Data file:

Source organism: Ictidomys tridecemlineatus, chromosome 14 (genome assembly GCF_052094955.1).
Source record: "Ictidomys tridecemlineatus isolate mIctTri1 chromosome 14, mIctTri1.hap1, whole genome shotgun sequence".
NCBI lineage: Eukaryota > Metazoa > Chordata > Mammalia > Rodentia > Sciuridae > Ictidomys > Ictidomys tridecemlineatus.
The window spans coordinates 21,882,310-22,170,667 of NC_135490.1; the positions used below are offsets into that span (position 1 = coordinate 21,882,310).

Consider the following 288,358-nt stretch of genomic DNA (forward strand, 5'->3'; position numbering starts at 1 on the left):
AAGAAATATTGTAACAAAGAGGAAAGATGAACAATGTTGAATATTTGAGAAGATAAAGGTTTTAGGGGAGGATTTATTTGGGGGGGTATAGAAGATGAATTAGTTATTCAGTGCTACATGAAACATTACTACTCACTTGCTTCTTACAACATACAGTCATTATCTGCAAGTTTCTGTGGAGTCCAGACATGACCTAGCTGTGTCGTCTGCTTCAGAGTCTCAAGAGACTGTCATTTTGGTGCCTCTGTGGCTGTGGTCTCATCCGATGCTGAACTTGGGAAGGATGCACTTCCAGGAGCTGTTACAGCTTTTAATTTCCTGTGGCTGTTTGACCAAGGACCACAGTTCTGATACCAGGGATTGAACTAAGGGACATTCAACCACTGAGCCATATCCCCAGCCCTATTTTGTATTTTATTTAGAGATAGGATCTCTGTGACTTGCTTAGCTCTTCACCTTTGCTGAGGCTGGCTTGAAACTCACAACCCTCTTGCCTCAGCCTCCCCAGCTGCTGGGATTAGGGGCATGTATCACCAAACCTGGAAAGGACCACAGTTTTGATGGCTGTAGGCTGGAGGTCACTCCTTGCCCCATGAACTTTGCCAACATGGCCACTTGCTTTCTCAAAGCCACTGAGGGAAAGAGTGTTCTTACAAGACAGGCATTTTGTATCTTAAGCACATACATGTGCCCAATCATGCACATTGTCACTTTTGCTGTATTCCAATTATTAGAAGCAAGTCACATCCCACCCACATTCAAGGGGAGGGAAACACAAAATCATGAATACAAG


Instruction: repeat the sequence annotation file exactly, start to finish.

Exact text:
Source organism: Ictidomys tridecemlineatus, chromosome 14 (genome assembly GCF_052094955.1).
Source record: "Ictidomys tridecemlineatus isolate mIctTri1 chromosome 14, mIctTri1.hap1, whole genome shotgun sequence".
NCBI lineage: Eukaryota > Metazoa > Chordata > Mammalia > Rodentia > Sciuridae > Ictidomys > Ictidomys tridecemlineatus.
The window spans coordinates 21,882,310-22,170,667 of NC_135490.1; the positions used below are offsets into that span (position 1 = coordinate 21,882,310).

Consider the following 288,358-nt stretch of genomic DNA (forward strand, 5'->3'; position numbering starts at 1 on the left):
AAGAAATATTGTAACAAAGAGGAAAGATGAACAATGTTGAATATTTGAGAAGATAAAGGTTTTAGGGGAGGATTTATTTGGGGGGGTATAGAAGATGAATTAGTTATTCAGTGCTACATGAAACATTACTACTCACTTGCTTCTTACAACATACAGTCATTATCTGCAAGTTTCTGTGGAGTCCAGACATGACCTAGCTGTGTCGTCTGCTTCAGAGTCTCAAGAGACTGTCATTTTGGTGCCTCTGTGGCTGTGGTCTCATCCGATGCTGAACTTGGGAAGGATGCACTTCCAGGAGCTGTTACAGCTTTTAATTTCCTGTGGCTGTTTGACCAAGGACCACAGTTCTGATACCAGGGATTGAACTAAGGGACATTCAACCACTGAGCCATATCCCCAGCCCTATTTTGTATTTTATTTAGAGATAGGATCTCTGTGACTTGCTTAGCTCTTCACCTTTGCTGAGGCTGGCTTGAAACTCACAACCCTCTTGCCTCAGCCTCCCCAGCTGCTGGGATTAGGGGCATGTATCACCAAACCTGGAAAGGACCACAGTTTTGATGGCTGTAGGCTGGAGGTCACTCCTTGCCCCATGAACTTTGCCAACATGGCCACTTGCTTTCTCAAAGCCACTGAGGGAAAGAGTGTTCTTACAAGACAGGCATTTTGTATCTTAAGCACATACATGTGCCCAATCATGCACATTGTCACTTTTGCTGTATTCCAATTATTAGAAGCAAGTCACATCCCACCCACATTCAAGGGGAGGGAAACACAAAATCATGAATACAAG